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June 20, 2012     Indian Valley Record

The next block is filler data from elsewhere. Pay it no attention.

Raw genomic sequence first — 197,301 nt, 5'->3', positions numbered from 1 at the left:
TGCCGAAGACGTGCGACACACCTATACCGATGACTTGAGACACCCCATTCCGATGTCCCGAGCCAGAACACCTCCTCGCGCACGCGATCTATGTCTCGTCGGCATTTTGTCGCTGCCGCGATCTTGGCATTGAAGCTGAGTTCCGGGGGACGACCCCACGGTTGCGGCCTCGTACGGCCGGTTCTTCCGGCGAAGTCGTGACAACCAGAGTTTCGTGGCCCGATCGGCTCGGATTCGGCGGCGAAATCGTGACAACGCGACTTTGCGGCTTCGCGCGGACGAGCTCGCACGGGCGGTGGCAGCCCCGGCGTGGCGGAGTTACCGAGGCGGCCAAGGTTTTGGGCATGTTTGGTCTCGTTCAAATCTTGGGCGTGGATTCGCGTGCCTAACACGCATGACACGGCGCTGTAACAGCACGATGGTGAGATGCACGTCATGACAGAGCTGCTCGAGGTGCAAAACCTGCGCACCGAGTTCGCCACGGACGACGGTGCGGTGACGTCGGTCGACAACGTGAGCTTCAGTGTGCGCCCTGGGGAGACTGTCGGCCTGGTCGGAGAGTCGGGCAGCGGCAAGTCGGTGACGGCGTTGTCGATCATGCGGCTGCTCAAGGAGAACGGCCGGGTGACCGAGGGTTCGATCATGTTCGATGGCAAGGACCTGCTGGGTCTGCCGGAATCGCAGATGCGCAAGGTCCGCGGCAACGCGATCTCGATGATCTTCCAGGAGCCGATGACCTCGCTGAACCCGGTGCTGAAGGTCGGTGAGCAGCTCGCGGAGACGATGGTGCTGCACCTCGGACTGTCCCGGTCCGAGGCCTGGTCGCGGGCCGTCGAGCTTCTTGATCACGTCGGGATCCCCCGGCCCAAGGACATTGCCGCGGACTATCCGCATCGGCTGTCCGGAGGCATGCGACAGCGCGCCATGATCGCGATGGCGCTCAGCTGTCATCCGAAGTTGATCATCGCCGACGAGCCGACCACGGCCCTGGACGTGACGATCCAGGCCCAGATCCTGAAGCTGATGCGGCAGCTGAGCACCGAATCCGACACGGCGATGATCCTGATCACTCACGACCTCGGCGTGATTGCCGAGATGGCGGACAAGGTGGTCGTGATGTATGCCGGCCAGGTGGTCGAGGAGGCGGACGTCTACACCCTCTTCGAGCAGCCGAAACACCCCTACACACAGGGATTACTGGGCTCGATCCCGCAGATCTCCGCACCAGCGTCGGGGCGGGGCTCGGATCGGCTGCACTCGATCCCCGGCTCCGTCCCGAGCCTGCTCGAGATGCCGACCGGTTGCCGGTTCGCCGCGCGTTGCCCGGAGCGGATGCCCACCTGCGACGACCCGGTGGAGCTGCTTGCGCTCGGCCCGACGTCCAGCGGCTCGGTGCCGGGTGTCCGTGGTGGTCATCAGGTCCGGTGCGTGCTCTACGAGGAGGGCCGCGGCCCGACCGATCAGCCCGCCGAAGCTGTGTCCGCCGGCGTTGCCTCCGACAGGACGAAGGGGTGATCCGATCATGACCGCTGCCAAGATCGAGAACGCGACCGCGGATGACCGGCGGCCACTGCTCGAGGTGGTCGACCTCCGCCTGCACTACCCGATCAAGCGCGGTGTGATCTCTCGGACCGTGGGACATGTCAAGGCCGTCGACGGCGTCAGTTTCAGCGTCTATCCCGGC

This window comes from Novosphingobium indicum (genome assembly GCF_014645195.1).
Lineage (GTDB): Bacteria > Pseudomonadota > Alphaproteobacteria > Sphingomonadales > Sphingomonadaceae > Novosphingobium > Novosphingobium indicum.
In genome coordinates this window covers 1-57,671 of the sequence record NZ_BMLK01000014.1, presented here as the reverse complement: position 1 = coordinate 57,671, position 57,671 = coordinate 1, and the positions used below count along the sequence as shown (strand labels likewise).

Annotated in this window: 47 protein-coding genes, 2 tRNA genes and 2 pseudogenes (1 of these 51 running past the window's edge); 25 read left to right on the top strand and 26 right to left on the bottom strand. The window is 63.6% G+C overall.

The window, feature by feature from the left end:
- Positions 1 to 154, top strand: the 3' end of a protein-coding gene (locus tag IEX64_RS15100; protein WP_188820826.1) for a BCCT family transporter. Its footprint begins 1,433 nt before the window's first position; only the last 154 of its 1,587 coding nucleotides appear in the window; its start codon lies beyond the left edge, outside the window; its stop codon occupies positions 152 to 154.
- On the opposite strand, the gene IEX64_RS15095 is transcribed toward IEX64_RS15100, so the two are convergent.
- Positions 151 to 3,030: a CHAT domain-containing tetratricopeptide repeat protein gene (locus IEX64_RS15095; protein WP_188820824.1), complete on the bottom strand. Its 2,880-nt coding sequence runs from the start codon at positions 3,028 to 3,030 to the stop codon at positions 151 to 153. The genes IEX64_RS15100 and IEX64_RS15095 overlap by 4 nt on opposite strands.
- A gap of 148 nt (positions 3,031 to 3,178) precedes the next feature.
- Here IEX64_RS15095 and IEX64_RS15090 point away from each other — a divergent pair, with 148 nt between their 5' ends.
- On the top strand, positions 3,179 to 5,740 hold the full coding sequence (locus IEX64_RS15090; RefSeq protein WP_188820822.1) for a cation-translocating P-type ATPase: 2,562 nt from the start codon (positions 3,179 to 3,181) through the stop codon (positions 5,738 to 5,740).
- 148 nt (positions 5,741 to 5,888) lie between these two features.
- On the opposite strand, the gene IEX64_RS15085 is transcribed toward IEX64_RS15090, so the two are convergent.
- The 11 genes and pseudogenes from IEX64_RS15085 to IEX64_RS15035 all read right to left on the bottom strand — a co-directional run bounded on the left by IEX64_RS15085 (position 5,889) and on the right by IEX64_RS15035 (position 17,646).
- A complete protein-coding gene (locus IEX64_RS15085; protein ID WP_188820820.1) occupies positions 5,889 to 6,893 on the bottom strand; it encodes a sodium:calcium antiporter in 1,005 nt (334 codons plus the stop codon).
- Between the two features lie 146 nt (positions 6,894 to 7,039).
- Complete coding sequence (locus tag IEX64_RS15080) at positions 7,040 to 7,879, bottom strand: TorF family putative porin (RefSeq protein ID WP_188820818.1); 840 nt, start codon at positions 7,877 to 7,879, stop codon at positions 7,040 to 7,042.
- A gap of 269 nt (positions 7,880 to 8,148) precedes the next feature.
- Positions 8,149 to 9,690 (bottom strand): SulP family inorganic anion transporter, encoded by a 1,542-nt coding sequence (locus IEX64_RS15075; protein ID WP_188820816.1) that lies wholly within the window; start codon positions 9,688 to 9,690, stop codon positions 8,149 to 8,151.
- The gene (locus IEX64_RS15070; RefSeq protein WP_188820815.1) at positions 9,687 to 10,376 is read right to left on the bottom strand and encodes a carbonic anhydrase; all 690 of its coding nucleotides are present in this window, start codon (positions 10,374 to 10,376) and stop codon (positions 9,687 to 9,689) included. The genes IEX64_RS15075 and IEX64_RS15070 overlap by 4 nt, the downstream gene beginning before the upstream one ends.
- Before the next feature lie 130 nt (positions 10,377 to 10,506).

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Bulletin, Record, Progressive, Reporter Wednesday, June 20, 2012 1B REGIONAL High Sierra Music .Festival continues movz, ng forward Shannon Morrow Sports Editor smorrow@plumasnews.com Everything evolves, from technology to society to ideol- ogy. With change as the only constant, natural lffeeycles become apparent, and every- thing follows distinct yet rel- ative arcs of transformation. The High Sierra Music Festival has evolved in its own creative way over the past 22 years. From its infan- cy in Leland Meadows to its formative years in Bear Valley and then its move to Quincy for the new millenni- um, HSMF has gradually en- tered a new phase of its exis- tence. Gone are the days of more than 80 bands on four stages. The festival trimmed back to three stages a few years ago, and this year's lineup fea- tures about 60 bands. What used to be the Americana Stage has been transformed to Family Camp, and this year features a newly expand- ed Family Area, complete with its own grid of sched- uled performances and activi- ties. These changes to the festi- val, not surprisingly, are a reflection of changes within the HSMF family of organiz- ers, friends and faithful fans. Rebecca Sparks and Roy Carter, two of the three business partners who run the festival, have each had children within the past five years, as have many of the event's longtime partici- pants. "That demographic has def- initely increased in leaps and bounds over the years," said Sparks. "We want to support and encourage families; be- cause kids are our future." Sparks explained that in the 90s, of lot of festival goers were in their early 30s and had a lot of fun, but have since settled in with kids and are now coming back with their families. "Kids love it," said Sparks. "It's their favorite thing. Coming with family has be- come tradition." The many activities for children include storytelling, sing-alongs, arts and crafts, kids parades, a family art wall, kids dance parties and a bubble circus. When mom and dad are ready to go have their own fun, HSMF offers high-quali- ty child care in the form of slumber parties or pre- booked private care. Having Pioneer Pool practi- cally attached to the festival grounds is another big attrac- tion for families, and it helps the bottom line for Central Plumas Recreation and Park District, Beyond expanding its offer- ings for children, the music festival also introduced a beer and wine tasting event two years ago, Each evening from 5 - 7 p.m. in the Tulsa E. Scott building, patrons can purchase a soUvenir glass for tastings of specialty beers and select wines. Fine choco- lates and natural snacks will also be available. "It's a soiree," said Sparks. "The music is low key, it has climate control, and it's the right time of day -- cocktail hour. Having great compa- nies who are passionate about their product makes it a nice thing." Of course, HSMF remains ultimately about the music, and organizers have again concocted their special blend of bands. High Sierra is an eclectic music festival, and fans have a wide variety of tastes, in- cluding bluegrass, electron;- ca, rock, jazz and singing/songwriting, among others. "What do people really want to hear?" asked Sparks. "Do we narrow or expand? It's a struggle to strike a bal- ance. To create a lineup with mass appeal, you have to come up with a recipe -- the right zest and seasonings." With Ben Harper, STS9, Railroad Earth, Galactic, Built to Spill, Toots and the Maytals, Ryan Bingham and Matisyahu among the bands coming to Quincy this year, High Sierra has again cooked up a diverse lineup that nev- ertheless blends nicely for an overall cohesive feel to the festival. Throw in the ever-chang- ing food and vendors, camps, parades, play shops and many other festival attrac tions, and it grows clear why so many people return year after year, becoming part of the evo}ution. An audience of children is captivated by a performance on the family stage. High Sierra Music Festival has dedicated more space to Family Area for this year's event. Photo by Justin Halgren Two-time Grammy Award winner Ben Harper is famous for his guitar-playing skills, vocals and live performances. Harper headlines on the' Grandstand Saturday, July 7, at 9:15 p.m. Photo submitted Delta Spirit, a band from San Diego, brings youthful energy and strong lyrics to the stage. This is Delta Spirit's second year at High Sierra. Photo submitted Locals get discounts Residents of Plumas and Sierra counties who would like to attend this year's High Sierra Music Festival have a number of options, depending on which days they want to go. Locals may purchase single- day tickets which expire each night at 11:30 p.m. Camping and access to late night shows is prohibited. The reduced cost of Single- day tickets is $55 for Thursday, $60 for Friday, $65 for Saturday and $50 for Sunday. Local residents may also buy a two-day pass for $130, a three-day pass for $170 or a four-day pass for $180. To purchase a ticket at these discounted prices, you must have a valid driver's license or other form of identification bearing an accepted ZIP code from Plumas or Sierra County. The following ZIP codes qualify for the discount: 95923, 95934, 95936, 95947, 95956, 95971, 95980, 95983, 95984, 96020, 96103, 96105, 96106, 96118, 96122, 96124, 96126, 96129, 96135 and 96137. There is a limitof one adult ticket per identification card. Tickets are sold at the box office on Mill Creek Road. / i